Proving the negligence of an individual is the goal of most personal injury cases. As long as a person is found to have directly caused damages to another because of a breach of their own responsibilities, they can be found negligent.

The Importance of Negligence in Personal Injury Cases

When you are hurt in an accident, you may have cause to sue for negligence. In simple terms, this implies the failure of someone who is responsible for the safety of others. However, the actual process of proving negligence involves a bit more legal theatre. In a personal injury case, two parties will work to prove or disprove the existence of four key elements which make up negligence: duty, breach, causation, and damages. Only when all four factors weigh in favor of the plaintiff do they successfully sue.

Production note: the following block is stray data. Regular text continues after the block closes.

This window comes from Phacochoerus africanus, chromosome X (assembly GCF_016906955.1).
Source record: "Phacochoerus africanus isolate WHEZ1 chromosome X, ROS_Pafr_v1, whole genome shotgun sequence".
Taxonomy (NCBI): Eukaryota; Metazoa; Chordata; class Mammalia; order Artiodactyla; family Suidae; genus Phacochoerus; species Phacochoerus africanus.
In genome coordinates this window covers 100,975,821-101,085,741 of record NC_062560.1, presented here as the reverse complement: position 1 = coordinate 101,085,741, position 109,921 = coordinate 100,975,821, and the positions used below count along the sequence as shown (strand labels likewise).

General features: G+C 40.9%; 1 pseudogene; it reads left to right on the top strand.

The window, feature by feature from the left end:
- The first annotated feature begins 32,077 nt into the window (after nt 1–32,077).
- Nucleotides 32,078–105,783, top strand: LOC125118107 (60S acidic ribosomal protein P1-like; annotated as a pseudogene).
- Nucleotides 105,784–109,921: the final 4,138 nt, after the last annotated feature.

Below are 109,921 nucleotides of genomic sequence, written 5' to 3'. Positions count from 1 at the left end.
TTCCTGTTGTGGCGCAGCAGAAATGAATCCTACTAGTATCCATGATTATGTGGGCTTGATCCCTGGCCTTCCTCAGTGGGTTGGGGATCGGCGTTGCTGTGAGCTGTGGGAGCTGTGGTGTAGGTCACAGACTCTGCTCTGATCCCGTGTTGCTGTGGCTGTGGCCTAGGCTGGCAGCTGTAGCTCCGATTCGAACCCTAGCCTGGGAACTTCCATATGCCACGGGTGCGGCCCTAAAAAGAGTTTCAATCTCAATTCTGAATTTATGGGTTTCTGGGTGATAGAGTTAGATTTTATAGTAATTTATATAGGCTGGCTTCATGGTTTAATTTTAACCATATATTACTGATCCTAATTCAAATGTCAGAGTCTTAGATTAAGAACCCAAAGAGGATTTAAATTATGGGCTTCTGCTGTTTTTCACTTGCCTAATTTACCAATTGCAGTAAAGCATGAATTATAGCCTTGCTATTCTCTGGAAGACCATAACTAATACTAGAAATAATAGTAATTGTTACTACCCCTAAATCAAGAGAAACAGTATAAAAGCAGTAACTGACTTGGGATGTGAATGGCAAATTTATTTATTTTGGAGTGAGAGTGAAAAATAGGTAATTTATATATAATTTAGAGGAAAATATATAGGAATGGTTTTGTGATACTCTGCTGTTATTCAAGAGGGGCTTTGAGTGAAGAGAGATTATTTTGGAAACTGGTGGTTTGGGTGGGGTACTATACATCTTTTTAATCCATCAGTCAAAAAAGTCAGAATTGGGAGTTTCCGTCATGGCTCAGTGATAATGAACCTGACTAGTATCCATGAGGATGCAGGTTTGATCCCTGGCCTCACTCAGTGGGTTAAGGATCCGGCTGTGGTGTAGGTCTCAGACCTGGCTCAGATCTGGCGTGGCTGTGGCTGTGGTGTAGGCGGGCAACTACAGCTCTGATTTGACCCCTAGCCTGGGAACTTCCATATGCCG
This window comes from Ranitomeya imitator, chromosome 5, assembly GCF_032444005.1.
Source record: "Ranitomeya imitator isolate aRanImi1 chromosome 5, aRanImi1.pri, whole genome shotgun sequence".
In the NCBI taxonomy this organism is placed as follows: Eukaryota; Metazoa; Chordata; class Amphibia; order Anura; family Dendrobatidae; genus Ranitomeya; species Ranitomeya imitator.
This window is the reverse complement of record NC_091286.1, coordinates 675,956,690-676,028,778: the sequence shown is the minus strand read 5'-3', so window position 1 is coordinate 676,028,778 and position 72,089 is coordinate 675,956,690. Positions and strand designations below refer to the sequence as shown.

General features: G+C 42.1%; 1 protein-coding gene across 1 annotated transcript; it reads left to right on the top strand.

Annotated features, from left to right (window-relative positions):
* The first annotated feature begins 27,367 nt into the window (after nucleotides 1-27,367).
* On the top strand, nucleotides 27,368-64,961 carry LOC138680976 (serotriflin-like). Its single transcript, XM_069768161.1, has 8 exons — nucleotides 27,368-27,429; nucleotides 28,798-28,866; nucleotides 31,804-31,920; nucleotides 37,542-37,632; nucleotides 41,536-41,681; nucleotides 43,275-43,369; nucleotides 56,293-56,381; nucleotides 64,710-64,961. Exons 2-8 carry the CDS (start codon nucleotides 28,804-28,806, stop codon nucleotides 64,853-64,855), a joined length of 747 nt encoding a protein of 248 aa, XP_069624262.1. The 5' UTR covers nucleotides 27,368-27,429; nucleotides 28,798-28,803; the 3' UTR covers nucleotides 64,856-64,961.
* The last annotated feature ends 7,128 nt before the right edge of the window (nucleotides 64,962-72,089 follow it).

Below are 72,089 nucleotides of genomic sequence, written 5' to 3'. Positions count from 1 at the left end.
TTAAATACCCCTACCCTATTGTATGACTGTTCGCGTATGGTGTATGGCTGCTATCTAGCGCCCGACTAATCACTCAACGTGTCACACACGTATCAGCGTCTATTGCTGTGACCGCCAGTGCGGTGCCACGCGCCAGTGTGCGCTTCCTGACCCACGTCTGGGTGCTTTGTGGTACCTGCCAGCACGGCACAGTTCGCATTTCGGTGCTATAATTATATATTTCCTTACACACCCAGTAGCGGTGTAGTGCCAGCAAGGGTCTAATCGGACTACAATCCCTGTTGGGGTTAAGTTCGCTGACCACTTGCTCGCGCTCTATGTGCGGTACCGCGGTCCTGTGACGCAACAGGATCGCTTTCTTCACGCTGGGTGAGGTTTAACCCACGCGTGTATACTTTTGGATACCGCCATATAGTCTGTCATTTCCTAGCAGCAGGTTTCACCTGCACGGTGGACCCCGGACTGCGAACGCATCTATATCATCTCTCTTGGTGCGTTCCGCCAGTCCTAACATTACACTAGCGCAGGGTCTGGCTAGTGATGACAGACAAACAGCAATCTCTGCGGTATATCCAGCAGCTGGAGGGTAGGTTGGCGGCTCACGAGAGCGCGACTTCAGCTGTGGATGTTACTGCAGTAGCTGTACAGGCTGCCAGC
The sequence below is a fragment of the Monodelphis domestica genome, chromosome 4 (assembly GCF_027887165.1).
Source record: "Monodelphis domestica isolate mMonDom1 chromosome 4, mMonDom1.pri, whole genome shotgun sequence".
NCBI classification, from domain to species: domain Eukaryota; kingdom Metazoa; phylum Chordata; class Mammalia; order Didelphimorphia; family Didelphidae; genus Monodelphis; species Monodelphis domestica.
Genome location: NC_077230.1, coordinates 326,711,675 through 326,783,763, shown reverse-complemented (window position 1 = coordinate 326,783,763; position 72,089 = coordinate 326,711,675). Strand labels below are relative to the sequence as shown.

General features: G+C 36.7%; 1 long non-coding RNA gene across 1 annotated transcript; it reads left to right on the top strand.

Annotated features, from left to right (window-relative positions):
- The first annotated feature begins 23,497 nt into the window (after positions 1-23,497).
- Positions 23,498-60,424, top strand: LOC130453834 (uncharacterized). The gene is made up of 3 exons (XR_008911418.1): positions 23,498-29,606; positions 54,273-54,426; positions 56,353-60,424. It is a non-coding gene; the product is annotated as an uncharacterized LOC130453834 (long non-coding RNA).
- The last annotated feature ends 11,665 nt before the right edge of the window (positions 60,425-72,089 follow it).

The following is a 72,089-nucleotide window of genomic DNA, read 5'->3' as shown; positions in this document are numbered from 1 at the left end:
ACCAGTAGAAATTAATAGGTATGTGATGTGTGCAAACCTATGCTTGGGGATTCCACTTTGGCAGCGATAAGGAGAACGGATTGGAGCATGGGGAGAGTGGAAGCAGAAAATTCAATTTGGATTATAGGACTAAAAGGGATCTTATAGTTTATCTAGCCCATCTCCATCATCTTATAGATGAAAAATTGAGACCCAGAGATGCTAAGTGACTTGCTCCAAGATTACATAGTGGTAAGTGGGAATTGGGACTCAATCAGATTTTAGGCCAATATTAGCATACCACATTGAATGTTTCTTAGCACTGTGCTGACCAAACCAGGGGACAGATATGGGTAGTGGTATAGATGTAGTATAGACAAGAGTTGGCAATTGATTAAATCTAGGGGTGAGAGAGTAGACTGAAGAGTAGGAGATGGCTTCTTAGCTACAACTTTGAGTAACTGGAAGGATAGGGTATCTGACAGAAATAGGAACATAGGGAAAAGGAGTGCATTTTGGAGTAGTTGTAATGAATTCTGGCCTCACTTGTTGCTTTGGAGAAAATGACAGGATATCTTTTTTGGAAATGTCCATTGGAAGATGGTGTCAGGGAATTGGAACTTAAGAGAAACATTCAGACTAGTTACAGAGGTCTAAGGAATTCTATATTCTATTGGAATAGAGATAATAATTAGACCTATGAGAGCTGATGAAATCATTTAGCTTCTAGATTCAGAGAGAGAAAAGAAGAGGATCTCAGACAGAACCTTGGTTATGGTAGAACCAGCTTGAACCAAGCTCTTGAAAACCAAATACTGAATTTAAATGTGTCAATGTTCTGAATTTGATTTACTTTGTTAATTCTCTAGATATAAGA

Breaches of Duty

Whether people are consciously aware of it or not, they have certain duties in outside environments. Take for example an auto accident: legally, everyone should be aware that they are bound to obey traffic laws. This also means that they are responsible for the safety of others. If they fail in this, they have breached their duty and may be liable for damages.

Two Types of Causation

Causation exists simultaneously in two forms: legal and proximate cause. Legal tends to state the obvious, that if not for one person’s actions, the resulting damage wouldn’t have occurred.

Proximate cause, alternatively, can become complicated depending on the circumstances. Consider this scenario: a driver runs a red light, and you have to swerve to avoid a collision. In the process, you accidentally bump a high curb, agitating your neck. Obviously, you wouldn’t have swerved if the other driver hadn’t run the light, proving legal cause. However, that driver isn’t directly responsible for your misfortune, which makes proximate cause harder to prove. It’s these situations that make Las Vegas injury attorneys particularly useful.


In order for you to have a case, naturally you must have suffered some kind of physical, emotional, or financial harm. Make sure you account for everything before you sue and prepare evidence as immediately as possible.